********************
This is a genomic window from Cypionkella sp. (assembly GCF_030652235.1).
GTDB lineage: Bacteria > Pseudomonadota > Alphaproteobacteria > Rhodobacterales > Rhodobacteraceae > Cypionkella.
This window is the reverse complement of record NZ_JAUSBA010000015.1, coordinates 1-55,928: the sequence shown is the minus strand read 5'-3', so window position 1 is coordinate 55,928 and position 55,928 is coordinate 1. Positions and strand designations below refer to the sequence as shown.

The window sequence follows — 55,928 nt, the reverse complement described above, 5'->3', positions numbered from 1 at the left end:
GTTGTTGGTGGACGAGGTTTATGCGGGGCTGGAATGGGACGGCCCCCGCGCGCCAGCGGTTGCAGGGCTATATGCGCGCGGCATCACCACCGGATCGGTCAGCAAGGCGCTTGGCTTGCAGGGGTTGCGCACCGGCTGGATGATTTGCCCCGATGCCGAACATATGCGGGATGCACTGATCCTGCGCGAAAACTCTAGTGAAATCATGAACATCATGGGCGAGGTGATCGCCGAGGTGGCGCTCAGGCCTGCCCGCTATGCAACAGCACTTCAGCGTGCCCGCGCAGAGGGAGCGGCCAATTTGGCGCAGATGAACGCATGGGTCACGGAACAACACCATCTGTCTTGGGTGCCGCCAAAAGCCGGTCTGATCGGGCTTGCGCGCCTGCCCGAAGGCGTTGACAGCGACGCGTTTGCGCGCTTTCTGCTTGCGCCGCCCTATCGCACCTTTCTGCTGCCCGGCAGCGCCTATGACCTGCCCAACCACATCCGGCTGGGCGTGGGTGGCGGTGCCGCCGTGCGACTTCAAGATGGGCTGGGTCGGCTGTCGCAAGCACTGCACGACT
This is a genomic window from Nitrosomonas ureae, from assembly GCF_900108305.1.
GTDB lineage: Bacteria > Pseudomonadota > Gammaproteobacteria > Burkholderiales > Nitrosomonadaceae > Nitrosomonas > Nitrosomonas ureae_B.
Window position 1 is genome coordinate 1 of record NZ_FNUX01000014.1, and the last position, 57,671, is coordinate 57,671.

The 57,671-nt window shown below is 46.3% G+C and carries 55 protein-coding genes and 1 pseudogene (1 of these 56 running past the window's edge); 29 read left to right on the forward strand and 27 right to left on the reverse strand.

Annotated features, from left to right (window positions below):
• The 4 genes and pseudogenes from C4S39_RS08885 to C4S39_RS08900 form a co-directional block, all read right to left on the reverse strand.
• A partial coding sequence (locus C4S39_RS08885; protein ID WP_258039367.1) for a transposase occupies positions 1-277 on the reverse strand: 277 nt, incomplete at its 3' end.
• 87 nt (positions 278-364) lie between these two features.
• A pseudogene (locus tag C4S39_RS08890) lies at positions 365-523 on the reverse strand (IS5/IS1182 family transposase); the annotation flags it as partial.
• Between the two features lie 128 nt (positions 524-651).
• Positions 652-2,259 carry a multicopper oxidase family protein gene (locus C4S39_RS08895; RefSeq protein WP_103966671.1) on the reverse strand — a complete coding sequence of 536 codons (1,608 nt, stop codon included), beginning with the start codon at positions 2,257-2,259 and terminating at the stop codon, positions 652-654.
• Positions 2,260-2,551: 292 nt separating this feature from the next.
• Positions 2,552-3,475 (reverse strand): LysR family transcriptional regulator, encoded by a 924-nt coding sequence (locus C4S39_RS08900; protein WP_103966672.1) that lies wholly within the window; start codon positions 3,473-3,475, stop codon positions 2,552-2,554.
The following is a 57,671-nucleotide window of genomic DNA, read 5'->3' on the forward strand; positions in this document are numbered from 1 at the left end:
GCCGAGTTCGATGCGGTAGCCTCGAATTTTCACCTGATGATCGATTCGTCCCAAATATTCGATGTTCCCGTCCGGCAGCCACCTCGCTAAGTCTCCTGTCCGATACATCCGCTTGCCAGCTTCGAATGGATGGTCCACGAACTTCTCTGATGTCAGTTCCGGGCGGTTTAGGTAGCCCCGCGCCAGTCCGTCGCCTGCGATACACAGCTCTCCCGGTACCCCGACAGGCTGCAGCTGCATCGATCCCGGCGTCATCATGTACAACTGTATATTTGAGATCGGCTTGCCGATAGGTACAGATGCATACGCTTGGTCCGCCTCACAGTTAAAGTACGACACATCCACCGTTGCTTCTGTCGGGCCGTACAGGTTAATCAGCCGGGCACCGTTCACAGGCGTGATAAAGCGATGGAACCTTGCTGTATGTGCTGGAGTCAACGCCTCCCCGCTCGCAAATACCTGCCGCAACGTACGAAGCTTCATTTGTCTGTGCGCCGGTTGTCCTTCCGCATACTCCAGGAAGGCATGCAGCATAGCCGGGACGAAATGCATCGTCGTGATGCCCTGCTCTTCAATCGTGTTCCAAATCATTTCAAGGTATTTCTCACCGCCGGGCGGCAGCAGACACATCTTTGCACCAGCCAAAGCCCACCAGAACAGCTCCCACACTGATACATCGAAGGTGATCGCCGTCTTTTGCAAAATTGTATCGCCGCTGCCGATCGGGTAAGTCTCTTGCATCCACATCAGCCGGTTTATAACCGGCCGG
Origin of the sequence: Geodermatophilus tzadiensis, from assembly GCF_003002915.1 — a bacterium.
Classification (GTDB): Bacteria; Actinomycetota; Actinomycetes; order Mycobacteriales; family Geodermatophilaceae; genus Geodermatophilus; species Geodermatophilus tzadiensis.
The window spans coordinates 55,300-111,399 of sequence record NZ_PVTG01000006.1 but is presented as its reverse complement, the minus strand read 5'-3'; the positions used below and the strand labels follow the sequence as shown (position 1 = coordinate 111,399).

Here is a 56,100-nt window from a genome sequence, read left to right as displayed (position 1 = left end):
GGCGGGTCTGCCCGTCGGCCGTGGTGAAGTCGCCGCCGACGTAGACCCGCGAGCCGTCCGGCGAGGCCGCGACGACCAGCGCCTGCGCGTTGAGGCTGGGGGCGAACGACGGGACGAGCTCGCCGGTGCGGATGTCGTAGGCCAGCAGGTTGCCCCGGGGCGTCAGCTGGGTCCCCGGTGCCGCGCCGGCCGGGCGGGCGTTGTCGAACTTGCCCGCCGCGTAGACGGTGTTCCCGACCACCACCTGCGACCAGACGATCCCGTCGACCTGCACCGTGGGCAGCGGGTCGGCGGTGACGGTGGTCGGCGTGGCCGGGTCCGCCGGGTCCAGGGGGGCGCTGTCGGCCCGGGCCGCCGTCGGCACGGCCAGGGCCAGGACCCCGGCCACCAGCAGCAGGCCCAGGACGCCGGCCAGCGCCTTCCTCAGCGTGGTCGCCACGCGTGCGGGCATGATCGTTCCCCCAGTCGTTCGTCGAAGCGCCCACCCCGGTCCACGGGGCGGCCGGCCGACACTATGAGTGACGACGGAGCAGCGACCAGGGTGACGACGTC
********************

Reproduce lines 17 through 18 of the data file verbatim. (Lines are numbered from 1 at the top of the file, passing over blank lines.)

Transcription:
• Positions 2,260-2,551: 292 nt separating this feature from the next.
• Positions 2,552-3,475 (reverse strand): LysR family transcriptional regulator, encoded by a 924-nt coding sequence (locus C4S39_RS08900; protein WP_103966672.1) that lies wholly within the window; start codon positions 3,473-3,475, stop codon positions 2,552-2,554.